Steel-intensive Opel/Vauxhall Astra wins 2016 European Car of the Year
ArcelorMittal’s advanced High Strength Steel makes a significant contribution to the lightweight 2016 Car of the Year in Europe.
The Opel/Vauxhall Astra from General Motors has been named 2016 European Car of the Year at the 86th Geneva Motor Show. The Astra was the jury’s favourite by a narrow margin over the Volvo XC90. Both vehicles make extensive use of advanced high strength steels (AHSS) from ArcelorMittal.
Advanced and ultra high strength steels ensure a lightweight vehicle at an affordable price – picture credits GM.
The Astra was recognised for its all-new lightweight architecture which is around 200 kilograms lighter than the previous model. Extensive use of AHSS in the body-in-white (BIW) and structure has cut the weight of the vehicle by 20% (77 kg) alone. Another 50 kg was saved by utilising high and ultra high strength lightweight steels in the chassis.
AHSS key to save weight while increasing comfort and safety
Inside, the Astra’s seats make use of ultra-high strength steels and lightweight polyurethane foams, reducing the combined weight of the front and rear seats by another 10 kg. The result is a vehicle which is significantly lighter and more compact than its predecessor, but with the space, comfort, and safety consumers demand. ArcelorMittal is supplying both hot stamping and cold stamping steels for this car.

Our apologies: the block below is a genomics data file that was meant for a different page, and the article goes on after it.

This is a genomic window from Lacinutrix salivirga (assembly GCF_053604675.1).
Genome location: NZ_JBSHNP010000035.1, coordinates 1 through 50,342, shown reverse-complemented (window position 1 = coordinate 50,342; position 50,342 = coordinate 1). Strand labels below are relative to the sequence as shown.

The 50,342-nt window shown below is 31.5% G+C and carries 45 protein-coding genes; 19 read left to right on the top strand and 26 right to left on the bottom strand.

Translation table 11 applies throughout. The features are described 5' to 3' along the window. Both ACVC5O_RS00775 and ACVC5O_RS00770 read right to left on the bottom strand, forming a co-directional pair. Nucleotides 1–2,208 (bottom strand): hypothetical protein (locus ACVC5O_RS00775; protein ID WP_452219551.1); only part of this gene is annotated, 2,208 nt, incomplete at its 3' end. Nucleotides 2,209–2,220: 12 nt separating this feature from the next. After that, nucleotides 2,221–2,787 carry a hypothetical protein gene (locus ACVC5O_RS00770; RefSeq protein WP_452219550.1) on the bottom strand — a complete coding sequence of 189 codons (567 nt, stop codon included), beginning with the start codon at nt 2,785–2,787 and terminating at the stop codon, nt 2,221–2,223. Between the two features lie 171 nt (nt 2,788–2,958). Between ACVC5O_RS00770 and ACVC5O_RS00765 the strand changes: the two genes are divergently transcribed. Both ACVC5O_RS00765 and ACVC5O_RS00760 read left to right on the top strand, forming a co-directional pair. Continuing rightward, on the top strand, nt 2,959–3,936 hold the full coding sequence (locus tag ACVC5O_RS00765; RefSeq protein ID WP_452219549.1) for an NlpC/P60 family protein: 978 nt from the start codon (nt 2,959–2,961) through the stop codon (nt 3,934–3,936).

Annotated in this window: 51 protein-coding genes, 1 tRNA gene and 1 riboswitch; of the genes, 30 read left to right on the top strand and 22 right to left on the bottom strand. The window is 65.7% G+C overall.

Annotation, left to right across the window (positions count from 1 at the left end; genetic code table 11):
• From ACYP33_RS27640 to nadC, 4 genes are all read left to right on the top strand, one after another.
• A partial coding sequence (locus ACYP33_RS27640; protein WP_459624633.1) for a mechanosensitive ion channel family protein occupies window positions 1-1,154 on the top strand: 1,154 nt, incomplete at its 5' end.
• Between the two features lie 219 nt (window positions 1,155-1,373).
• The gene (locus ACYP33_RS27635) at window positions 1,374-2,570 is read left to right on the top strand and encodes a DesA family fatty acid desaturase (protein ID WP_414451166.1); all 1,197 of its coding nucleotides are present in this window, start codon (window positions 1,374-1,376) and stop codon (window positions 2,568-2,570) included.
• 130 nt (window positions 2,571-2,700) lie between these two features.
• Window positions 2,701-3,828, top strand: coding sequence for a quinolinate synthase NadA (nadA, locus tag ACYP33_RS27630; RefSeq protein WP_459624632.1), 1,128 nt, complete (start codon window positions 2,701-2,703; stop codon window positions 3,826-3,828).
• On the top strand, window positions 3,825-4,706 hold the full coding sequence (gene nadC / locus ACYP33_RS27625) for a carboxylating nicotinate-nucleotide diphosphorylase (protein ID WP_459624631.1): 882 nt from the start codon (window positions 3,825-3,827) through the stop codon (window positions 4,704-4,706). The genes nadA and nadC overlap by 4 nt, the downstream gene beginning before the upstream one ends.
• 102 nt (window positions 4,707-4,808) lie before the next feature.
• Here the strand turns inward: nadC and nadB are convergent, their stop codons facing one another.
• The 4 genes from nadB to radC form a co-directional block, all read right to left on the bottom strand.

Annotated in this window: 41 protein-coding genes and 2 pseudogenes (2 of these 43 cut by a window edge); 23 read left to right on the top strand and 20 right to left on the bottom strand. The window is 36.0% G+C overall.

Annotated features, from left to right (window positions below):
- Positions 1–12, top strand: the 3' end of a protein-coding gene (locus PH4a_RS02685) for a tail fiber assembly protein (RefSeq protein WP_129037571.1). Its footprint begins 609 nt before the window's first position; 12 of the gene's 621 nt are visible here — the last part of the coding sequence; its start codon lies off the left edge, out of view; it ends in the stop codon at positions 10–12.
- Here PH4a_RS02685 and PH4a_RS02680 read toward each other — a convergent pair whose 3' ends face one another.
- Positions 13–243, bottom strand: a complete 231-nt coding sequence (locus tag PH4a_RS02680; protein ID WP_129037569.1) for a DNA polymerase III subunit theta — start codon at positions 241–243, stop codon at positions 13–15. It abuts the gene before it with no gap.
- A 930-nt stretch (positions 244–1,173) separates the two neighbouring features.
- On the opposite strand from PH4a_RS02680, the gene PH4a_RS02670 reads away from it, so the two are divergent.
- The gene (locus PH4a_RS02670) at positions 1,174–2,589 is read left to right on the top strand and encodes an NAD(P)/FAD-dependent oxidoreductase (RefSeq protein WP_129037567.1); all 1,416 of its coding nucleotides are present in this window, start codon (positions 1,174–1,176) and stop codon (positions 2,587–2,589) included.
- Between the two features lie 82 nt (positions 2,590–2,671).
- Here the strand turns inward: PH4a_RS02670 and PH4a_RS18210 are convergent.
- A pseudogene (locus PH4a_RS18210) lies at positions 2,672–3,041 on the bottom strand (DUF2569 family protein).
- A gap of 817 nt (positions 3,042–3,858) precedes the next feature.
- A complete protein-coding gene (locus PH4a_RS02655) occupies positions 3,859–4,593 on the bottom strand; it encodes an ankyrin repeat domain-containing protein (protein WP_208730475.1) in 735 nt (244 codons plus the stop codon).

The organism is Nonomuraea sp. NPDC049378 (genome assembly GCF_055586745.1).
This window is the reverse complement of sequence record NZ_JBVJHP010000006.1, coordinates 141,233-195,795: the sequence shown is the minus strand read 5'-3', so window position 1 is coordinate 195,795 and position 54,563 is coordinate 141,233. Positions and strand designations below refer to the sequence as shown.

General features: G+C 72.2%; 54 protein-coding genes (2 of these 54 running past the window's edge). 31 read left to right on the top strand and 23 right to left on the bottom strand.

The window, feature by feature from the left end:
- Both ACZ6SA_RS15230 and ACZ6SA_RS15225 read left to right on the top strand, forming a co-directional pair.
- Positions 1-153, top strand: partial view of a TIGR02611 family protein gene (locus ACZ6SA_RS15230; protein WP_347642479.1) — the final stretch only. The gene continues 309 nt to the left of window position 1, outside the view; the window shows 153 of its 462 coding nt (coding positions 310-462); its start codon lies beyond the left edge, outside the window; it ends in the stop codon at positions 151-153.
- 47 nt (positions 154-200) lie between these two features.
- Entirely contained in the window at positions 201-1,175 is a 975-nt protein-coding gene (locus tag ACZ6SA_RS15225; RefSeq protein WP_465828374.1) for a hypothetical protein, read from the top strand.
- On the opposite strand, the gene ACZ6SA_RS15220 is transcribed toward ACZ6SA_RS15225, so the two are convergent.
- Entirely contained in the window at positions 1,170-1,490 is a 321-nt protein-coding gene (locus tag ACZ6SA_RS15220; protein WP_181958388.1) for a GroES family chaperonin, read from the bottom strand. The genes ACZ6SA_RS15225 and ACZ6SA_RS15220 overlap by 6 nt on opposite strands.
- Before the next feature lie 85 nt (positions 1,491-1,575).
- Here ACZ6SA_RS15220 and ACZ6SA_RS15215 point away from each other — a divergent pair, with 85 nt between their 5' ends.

Runner-up with record level of hot stamped steel
Volvo’s XC90 was the runner-up to the Astra in the competition. The all-new XC90 has been made stronger through extensive use of hot-formed boron steel, the strongest type of steel currently used in car bodies. Around 40% of the total body weight is made from this hot stamped steel. The increased safety this brings saw the Volvo XC90 also receive the Insurance Institute for Highway Safety’s highest award: TOP SAFETY PICK+.
ArcelorMittal would like to congratulate both General Motors and Volvo on their achievements in this prestigious competition. We look forward to keep working with them (and all carmakers) on their future lightweight mobility solutions.